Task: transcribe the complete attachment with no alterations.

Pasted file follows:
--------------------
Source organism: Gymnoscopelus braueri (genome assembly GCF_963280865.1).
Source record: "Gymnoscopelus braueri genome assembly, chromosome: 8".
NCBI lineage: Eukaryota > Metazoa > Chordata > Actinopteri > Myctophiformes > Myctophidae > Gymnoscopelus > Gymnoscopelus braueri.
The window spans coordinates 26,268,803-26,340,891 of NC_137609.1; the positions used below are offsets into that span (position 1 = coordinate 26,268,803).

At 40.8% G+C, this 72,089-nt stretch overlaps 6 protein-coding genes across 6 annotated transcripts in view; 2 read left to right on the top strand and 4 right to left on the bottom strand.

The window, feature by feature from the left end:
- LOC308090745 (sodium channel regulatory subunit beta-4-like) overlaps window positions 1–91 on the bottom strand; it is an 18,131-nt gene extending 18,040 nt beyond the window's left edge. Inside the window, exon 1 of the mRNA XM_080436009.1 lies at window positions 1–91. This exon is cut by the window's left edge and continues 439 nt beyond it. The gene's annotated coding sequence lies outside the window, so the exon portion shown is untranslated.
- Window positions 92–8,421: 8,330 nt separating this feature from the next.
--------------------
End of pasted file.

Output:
Source organism: Gymnoscopelus braueri (genome assembly GCF_963280865.1).
Source record: "Gymnoscopelus braueri genome assembly, chromosome: 8".
NCBI lineage: Eukaryota > Metazoa > Chordata > Actinopteri > Myctophiformes > Myctophidae > Gymnoscopelus > Gymnoscopelus braueri.
The window spans coordinates 26,268,803-26,340,891 of NC_137609.1; the positions used below are offsets into that span (position 1 = coordinate 26,268,803).

At 40.8% G+C, this 72,089-nt stretch overlaps 6 protein-coding genes across 6 annotated transcripts in view; 2 read left to right on the top strand and 4 right to left on the bottom strand.

The window, feature by feature from the left end:
- LOC308090745 (sodium channel regulatory subunit beta-4-like) overlaps window positions 1–91 on the bottom strand; it is an 18,131-nt gene extending 18,040 nt beyond the window's left edge. Inside the window, exon 1 of the mRNA XM_080436009.1 lies at window positions 1–91. This exon is cut by the window's left edge and continues 439 nt beyond it. The gene's annotated coding sequence lies outside the window, so the exon portion shown is untranslated.
- Window positions 92–8,421: 8,330 nt separating this feature from the next.